Day of Action in Madison, Wisconsin: Hundreds of Students and Others March to Governor's Mansion

March 12, 2015 | Revolution Newspaper |


From readers:

The March 11 National Day of Action in Madison was called long before the police murder of Tony Robinson, as an action for mainly economic justice. After his murder on March 6, it became a Black Lives Matter affair, with hundreds of high school students joining in.  Some of the students, and others, came from other cities in Wisconsin. At its peak, there were about 1,000 there.

Hundreds of students gathered in the park, just before 3 pm. The Revolution Club from Chicago was in the middle of this, taking out revolution and building for the April 14 Shut-Down day. Also there was Carl Dix from the Revolutionary Communist Party and the Stop Mass Incarceration Network--who had just come from the 50th anniversary events in Selma, Alabama, and from the protests in Ferguson. The students at the park took up the striking stickers for the April 14th Shut-Down day as if they were thirsting for them. As the stickers were handed out, the youth were told that the whole country needs to look like Madison looked two days ago (when 2,000+ walked out of school and took over the State Capitol). They were challenged to “take Madison everywhere” as the world watches. The only thing as popular, or more popular, was the whistles being handed out in the hundreds.  Before too long, the air began to fill with the sound of whistles, growing steadily as more whistles got out, matching the cadence of whatever chants or circumstances were going on. 

Madison, March 11.Marching in the streets of Madison, Wisconsin, March 11. AP photo

As the rally was about to begin, a contingent of students from East High arrived, joined by three buses full of students from West high, with three banners from Chicago in the front. They had a “chant off” with the larger group in the park, standing behind their Black Lives Matter banner. “What’s his name? Tony Robinson!” “Indict, convict, send the killer cops to jail! The whole damn system is guilty as hell!” The “uniform of the day” was some sign like “justice for Tony” combined with an A14 sticker and a whistle.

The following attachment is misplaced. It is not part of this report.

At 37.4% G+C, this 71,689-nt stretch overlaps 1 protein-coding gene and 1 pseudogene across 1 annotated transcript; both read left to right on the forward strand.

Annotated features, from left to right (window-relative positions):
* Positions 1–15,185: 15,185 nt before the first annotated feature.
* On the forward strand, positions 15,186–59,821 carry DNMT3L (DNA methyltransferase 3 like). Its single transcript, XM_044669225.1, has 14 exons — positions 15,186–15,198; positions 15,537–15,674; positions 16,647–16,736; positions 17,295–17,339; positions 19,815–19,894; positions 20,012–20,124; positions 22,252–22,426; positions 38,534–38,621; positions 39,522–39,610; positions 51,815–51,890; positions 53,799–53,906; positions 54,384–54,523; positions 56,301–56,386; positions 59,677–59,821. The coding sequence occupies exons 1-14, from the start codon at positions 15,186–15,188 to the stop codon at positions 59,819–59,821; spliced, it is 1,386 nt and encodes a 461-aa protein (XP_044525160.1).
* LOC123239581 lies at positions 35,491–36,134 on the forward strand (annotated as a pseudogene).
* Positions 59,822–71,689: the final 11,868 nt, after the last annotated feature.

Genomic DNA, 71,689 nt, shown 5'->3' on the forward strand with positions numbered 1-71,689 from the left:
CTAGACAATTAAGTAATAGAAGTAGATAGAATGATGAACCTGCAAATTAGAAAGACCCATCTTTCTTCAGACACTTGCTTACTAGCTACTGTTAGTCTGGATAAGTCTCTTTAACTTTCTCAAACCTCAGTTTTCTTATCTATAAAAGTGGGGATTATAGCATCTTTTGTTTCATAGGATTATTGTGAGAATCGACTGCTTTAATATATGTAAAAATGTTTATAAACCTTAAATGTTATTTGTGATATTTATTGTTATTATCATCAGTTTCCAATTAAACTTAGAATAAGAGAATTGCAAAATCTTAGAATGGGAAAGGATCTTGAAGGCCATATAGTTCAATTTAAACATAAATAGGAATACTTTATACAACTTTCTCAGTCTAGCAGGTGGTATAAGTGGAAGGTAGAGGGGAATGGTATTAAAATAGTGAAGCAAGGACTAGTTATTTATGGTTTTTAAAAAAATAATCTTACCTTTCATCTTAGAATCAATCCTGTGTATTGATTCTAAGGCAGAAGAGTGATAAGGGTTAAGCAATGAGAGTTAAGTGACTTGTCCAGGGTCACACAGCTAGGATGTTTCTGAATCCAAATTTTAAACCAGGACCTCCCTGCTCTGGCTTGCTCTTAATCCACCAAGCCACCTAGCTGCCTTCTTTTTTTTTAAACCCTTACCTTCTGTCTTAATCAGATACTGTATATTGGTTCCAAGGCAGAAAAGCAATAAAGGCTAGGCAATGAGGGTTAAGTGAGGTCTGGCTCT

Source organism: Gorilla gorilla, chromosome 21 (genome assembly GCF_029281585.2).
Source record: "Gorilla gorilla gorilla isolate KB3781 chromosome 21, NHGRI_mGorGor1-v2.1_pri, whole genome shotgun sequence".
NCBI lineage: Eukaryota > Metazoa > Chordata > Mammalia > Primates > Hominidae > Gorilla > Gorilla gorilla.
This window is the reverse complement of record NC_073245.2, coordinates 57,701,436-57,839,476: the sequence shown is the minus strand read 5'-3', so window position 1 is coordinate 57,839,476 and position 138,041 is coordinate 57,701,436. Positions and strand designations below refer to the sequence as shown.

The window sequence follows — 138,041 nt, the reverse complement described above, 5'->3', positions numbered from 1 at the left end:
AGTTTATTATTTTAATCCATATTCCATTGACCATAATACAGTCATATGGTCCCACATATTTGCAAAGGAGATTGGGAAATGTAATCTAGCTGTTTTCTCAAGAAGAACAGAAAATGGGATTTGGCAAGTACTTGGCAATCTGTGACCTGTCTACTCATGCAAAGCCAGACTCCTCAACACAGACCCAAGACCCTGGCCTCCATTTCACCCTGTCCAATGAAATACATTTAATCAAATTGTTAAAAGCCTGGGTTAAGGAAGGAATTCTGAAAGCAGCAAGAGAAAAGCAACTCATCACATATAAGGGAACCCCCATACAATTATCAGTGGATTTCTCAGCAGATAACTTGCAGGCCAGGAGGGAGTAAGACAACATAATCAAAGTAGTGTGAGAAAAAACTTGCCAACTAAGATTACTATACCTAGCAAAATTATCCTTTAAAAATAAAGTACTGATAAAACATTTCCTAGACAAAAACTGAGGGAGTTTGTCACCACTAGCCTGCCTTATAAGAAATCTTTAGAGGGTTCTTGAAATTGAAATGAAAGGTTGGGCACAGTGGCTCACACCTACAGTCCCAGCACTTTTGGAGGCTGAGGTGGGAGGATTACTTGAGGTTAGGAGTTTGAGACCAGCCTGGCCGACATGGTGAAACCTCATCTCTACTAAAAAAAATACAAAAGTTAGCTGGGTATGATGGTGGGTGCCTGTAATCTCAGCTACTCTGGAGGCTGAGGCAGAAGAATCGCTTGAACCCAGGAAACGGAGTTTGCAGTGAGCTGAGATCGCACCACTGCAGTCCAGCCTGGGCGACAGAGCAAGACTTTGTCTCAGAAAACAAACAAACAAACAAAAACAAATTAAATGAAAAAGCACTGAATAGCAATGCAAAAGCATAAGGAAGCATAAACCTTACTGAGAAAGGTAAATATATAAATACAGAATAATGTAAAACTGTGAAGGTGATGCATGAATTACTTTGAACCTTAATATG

Among the high school students there were some who thought the whistles were for fun only. When it was explained to them that blowing the whistle is a call for people to come together and resist when the police are messing with someone, it became clear that this is serious business. It can really make a difference in whether the encounter becomes brutal or deadly as it often does. Many small flyers were distributed along with the whistles explaining March 14 “blow the whistle on brutal, murdering cops” day.

Carl Dix in Madison, March 11. From a tweet by @wnkramer

After a few short speeches at the park, which included statements from Tony Robinson’s family, people formed up and marched to the nearby Department of Corrections. One speaker referred to it as the “incorrect” department that needs to be “corrected.” The main theme was for restorative justice as opposed to mass incarceration ruining lives. The speakers positioned themselves on a small hill in front of the DOC sign. They positioned the banners along the crest of the hill: the banner with photos of many youth killed by Chicago police, a Stolen Lives banner with the names of hundreds murdered by police all over the country, the big Black Lives Matter banner that has been in the front of all of the protests; and a big blue banner with April 14—Stop Murder by Police, #ShutDownA14.

After the speeches, the crowd took over both sides of the street and marched. It stopped in front of the Burger King where a speaker told of a woman who worked there earning $7.25 per hour, and then being promised a raise of $1 to be manager. After three months of not getting the raise, she protested—only to be fired. There was actually a lot of unity around opposing police murder of Black and Brown people from the people organizing around labor issues, in particular the low wage worker movement “fight for 15.” One labor organizer got out a few whistles, then came back and insisted on taking 100 whistles, which she distributed in a few minutes.   

From there the march wound around until we were in a very upscale neighborhood, with mansions on Lake Mendota. The destination was Governor Scott Walker’s house. One young Black woman remarked, “We’re not in Kansas anymore.” The neighbors didn’t exactly come out and welcome us. More speeches were made in front of his mansion. The mother and brother of Dontre Hamilton spoke. Dontre was a mentally challenged man who was accosted at a public park in Milwaukee by a cop and shot 14 times. An "independent investigation" as required by Wisconsin law was completed with the verdict "justifiable homicide." Nate Hamilton, Dontre's brother, in particular was angry, and sharp. He looked behind himself at the governor’s mansion, and noted “they haven’t done anything, not anything.” His mother is calling for a national protest around “mothers for justice united” in DC in May.

Carl Dix, by popular demand, made a short statement about the relationship between what has been happening in Madison and #ShutDownA14.

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